Unsaturated fats for cows a proven way to cut carbon emissions
Teagasc gives outline of how best to deal with biggest greenhouse gas source in Ireland
Feeding cows unsaturated fats is one climate-friendly action proposed for Irish farmers. File photograph: Getty Images
Feeding cows unsaturated fats and a return to growing sugar beet in Ireland to generate bioethanol are among the climate-friendly actions proposed for Irish farmers.
They are among 27 measures proven to reduce carbon emissions from agriculture spelt out by Teagasc in an unprecedented outline of how best to deal with the single biggest source of greenhouse gases occurring in Ireland.
The broad range of actions, if adopted, would significantly change Irish farming, especially in the most important sectors; dairying and beef.
It proposes improving the genetic mix in beef cattle and dairy cows, which not only results in reduced carbon emissions but improves efficiency from a cost perspective, and big changes in the application of fertilisers – with an emphasis on using less nitrogen in soils.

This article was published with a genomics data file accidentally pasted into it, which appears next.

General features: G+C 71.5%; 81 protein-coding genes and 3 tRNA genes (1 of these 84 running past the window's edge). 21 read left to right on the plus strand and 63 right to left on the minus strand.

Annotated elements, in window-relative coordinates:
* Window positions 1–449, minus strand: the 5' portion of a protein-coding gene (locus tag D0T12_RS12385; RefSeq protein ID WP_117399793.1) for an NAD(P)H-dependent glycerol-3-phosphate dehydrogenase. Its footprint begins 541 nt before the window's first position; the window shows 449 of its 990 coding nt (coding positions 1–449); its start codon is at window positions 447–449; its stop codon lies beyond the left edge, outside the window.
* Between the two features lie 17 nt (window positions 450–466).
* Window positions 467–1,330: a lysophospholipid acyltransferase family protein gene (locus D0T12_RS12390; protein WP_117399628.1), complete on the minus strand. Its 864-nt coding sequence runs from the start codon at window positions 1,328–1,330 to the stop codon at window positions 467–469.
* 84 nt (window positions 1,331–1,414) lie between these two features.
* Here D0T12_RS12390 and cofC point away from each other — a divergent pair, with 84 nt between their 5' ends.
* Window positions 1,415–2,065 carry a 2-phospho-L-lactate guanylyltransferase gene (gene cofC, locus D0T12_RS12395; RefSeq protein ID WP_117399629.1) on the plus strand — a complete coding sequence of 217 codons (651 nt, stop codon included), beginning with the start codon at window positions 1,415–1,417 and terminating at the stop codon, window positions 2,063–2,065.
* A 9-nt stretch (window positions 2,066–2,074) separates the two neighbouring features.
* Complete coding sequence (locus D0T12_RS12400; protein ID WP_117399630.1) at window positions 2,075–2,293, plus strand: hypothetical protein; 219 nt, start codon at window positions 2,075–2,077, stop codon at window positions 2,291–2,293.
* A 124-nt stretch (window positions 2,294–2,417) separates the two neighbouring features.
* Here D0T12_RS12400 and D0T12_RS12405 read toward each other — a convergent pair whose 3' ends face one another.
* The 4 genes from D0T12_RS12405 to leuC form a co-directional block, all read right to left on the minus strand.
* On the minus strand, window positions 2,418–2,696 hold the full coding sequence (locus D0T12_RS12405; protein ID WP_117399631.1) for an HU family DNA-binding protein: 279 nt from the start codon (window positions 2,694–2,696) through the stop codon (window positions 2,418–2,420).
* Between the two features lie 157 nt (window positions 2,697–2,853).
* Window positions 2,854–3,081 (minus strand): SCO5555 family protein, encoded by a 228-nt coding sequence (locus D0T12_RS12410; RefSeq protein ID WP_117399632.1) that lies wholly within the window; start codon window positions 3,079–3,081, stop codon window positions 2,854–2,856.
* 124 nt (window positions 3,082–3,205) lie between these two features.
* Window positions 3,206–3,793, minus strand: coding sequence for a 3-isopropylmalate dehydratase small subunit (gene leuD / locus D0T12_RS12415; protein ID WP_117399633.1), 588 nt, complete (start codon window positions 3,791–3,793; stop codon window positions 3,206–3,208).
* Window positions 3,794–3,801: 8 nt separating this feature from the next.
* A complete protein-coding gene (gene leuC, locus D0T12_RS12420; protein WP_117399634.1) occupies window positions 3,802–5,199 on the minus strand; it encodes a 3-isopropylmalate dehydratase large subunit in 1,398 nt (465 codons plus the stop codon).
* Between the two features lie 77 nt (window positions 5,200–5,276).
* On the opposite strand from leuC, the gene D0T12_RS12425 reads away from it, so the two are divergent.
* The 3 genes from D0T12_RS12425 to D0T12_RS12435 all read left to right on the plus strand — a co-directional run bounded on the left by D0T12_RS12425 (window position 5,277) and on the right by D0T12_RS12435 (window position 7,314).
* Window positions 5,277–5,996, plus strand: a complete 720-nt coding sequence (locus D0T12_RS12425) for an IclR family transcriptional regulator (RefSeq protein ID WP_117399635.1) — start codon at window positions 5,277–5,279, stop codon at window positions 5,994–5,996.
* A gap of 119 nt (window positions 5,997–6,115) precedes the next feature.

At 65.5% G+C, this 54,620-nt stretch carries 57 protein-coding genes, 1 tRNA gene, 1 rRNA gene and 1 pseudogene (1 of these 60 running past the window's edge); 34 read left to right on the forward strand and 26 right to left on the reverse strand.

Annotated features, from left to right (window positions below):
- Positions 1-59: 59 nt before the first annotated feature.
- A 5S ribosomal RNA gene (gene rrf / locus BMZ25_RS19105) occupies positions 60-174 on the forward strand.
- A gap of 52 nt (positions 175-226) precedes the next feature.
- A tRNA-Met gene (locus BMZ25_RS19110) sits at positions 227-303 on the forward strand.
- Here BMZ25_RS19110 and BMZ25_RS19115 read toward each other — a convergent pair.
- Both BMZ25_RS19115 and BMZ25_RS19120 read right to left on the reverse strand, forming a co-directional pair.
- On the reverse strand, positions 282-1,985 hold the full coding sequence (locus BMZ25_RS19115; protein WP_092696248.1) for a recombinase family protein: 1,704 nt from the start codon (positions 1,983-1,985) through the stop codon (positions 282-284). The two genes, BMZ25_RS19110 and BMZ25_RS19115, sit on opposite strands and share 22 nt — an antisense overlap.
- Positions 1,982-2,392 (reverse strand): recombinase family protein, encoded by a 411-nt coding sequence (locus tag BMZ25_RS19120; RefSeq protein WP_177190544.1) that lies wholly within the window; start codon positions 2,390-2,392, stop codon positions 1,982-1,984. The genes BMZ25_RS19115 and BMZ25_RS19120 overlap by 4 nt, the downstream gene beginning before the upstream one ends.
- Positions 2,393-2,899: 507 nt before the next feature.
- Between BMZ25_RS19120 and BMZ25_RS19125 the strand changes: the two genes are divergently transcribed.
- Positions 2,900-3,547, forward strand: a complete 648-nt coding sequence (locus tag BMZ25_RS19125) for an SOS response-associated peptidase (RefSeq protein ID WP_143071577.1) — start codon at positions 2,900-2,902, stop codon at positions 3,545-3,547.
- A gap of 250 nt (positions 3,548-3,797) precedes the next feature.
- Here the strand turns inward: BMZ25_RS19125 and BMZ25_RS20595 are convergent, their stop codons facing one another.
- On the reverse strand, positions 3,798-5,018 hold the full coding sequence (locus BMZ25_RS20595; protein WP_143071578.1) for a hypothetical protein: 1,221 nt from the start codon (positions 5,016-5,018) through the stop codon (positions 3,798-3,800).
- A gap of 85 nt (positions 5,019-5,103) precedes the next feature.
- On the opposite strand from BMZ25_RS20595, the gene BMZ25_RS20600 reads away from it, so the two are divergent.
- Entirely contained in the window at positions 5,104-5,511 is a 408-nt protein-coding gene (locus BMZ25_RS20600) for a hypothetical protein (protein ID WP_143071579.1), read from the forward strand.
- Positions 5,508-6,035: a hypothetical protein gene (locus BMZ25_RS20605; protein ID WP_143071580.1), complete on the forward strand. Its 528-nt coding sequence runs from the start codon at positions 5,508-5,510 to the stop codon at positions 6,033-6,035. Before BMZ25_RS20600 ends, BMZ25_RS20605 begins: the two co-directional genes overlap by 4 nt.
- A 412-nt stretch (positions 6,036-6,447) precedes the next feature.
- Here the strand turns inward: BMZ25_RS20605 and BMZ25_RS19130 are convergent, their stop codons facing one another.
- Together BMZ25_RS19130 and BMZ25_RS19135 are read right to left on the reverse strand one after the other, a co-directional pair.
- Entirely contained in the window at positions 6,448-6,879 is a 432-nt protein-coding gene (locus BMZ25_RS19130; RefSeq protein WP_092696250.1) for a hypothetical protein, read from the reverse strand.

Allied to this are changes to manure/slurry management and extending the grazing season, along with more extensive use of clover in pasture swards.
There is much emphasis on replacing fossil fuels through farming including using biomass crops for heat and electricity production, and adoption of anaerobic digestors to digest slurry and grass for the production of gas which can be used in combined heat and power units – and the generation of biomethane from the same sources which can be injected into the natural gas grid.
Teagasc also outlines how producing livestock with improved animal health protocols leads to less emissions.
What is in Ireland’s favour is global research by UN Food and Agriculture Organisation who shows “the carbon footprint of milk is lowest in ‘temperate grass-based systems’, such as those that are commonplace in Ireland”.
Similarly, Irish farmers now apply 25 per cent less nitrogen per kilogram of food produced since 1990 through more efficient production methods and how fertilisers are used, Teagasc notes.
It warns, however, that increases in global population and wealth are predicted to result in a huge increase in dairy and beef demand up 2050, and may result in “carbon leakage”, whereby a deficit is filled by countries with a much larger carbon footprint.